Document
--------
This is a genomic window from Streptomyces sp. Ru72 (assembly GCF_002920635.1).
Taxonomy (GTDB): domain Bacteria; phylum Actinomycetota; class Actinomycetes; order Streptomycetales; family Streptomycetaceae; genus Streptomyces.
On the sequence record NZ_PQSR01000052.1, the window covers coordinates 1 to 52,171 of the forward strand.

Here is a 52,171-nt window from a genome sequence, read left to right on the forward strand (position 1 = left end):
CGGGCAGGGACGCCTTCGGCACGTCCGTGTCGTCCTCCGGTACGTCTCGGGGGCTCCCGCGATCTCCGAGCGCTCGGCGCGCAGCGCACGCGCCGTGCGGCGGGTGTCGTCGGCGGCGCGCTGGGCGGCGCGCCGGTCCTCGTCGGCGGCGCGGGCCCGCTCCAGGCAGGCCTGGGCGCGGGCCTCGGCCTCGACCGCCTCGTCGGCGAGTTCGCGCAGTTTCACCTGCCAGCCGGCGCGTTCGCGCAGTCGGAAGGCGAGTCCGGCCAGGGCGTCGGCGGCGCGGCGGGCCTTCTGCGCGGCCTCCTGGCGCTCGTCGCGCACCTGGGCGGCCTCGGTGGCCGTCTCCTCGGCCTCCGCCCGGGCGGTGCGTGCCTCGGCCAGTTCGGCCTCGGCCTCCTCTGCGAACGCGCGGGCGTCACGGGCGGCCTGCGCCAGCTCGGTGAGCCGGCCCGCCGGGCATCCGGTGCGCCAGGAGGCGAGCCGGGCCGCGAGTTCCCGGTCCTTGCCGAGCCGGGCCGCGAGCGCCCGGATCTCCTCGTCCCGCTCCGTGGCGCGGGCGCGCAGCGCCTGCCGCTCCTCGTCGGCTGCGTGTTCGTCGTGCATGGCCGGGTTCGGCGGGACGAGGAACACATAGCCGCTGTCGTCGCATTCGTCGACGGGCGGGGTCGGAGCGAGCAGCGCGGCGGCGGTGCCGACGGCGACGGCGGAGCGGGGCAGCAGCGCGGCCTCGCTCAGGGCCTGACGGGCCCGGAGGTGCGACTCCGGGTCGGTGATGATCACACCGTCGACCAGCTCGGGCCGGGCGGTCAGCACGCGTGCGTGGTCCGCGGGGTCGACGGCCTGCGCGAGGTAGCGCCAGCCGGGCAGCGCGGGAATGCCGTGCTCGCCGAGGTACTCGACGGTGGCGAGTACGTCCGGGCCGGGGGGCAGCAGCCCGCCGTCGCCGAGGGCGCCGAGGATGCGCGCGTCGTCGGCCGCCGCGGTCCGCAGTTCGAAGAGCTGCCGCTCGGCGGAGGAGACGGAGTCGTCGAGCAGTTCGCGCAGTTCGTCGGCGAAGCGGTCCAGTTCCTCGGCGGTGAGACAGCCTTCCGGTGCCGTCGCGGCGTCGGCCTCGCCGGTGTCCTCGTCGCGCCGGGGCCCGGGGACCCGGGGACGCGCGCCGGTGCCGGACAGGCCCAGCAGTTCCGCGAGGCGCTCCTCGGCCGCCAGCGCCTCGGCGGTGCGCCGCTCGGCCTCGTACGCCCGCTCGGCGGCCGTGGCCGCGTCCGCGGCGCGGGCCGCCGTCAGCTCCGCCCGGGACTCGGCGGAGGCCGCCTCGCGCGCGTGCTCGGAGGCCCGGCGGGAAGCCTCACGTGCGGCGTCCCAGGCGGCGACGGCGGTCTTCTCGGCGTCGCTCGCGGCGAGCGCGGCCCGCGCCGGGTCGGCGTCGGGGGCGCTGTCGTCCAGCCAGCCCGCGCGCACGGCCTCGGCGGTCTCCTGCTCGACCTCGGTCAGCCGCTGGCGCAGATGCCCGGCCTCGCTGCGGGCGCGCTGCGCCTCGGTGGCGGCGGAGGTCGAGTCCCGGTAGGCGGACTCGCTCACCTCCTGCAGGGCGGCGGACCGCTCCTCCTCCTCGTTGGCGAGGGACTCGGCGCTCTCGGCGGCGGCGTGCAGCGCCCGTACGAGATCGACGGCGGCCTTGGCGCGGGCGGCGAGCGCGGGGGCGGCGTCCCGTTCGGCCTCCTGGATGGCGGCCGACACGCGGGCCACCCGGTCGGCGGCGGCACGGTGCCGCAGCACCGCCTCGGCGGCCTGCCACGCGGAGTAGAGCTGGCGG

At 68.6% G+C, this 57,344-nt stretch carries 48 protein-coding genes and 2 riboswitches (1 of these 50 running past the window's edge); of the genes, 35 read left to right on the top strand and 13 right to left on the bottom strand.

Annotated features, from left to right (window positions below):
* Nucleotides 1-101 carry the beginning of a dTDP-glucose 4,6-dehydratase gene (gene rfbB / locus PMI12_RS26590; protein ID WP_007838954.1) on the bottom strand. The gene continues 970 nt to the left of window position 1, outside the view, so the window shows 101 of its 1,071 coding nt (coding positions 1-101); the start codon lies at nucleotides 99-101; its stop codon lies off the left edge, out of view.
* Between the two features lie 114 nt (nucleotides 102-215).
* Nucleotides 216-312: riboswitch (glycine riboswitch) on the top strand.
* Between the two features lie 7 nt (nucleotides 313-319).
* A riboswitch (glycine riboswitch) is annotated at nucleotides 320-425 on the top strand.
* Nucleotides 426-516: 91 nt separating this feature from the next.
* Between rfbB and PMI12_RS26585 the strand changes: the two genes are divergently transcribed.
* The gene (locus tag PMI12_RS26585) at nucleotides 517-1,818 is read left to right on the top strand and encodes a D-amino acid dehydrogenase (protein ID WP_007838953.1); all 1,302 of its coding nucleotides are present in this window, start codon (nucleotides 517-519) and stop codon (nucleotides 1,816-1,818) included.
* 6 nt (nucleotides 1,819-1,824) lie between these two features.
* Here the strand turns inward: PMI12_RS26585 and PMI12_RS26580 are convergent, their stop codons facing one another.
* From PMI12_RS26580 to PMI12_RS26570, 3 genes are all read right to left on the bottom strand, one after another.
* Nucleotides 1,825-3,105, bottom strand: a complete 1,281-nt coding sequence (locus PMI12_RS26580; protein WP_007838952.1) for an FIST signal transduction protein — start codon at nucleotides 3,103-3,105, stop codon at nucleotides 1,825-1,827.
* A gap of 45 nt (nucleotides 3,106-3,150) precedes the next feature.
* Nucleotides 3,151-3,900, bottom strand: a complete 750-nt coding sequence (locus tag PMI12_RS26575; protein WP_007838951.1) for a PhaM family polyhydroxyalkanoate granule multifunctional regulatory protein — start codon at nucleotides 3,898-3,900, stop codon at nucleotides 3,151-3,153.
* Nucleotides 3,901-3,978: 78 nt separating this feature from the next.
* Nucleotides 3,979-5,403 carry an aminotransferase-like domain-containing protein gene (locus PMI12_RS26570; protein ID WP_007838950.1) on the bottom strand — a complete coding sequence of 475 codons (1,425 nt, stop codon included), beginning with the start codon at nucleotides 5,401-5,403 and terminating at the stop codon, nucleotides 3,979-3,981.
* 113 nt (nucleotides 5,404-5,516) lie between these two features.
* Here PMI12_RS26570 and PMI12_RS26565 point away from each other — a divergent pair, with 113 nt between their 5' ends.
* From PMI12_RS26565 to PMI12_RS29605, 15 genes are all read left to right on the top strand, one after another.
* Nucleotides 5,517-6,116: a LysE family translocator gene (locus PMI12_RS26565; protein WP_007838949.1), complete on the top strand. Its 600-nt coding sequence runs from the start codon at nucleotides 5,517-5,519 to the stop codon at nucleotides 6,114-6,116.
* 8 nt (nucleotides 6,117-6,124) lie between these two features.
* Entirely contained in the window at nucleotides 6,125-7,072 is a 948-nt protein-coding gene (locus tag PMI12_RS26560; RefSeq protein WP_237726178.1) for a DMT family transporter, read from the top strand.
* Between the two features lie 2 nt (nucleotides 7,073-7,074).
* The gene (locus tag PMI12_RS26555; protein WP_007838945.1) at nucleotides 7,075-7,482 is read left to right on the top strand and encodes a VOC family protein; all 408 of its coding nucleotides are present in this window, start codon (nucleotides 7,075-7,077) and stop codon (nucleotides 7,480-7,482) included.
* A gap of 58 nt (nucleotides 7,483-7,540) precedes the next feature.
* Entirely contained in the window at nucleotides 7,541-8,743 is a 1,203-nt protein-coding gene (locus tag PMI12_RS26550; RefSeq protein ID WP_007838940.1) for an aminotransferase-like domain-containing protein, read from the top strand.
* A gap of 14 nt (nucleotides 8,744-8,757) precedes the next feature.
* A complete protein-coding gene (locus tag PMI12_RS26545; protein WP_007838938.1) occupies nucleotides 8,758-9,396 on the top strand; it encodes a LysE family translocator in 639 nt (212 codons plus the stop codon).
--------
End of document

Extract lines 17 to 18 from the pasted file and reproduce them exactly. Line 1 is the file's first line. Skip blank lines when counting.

* Here the strand turns inward: PMI12_RS26585 and PMI12_RS26580 are convergent, their stop codons facing one another.
* From PMI12_RS26580 to PMI12_RS26570, 3 genes are all read right to left on the bottom strand, one after another.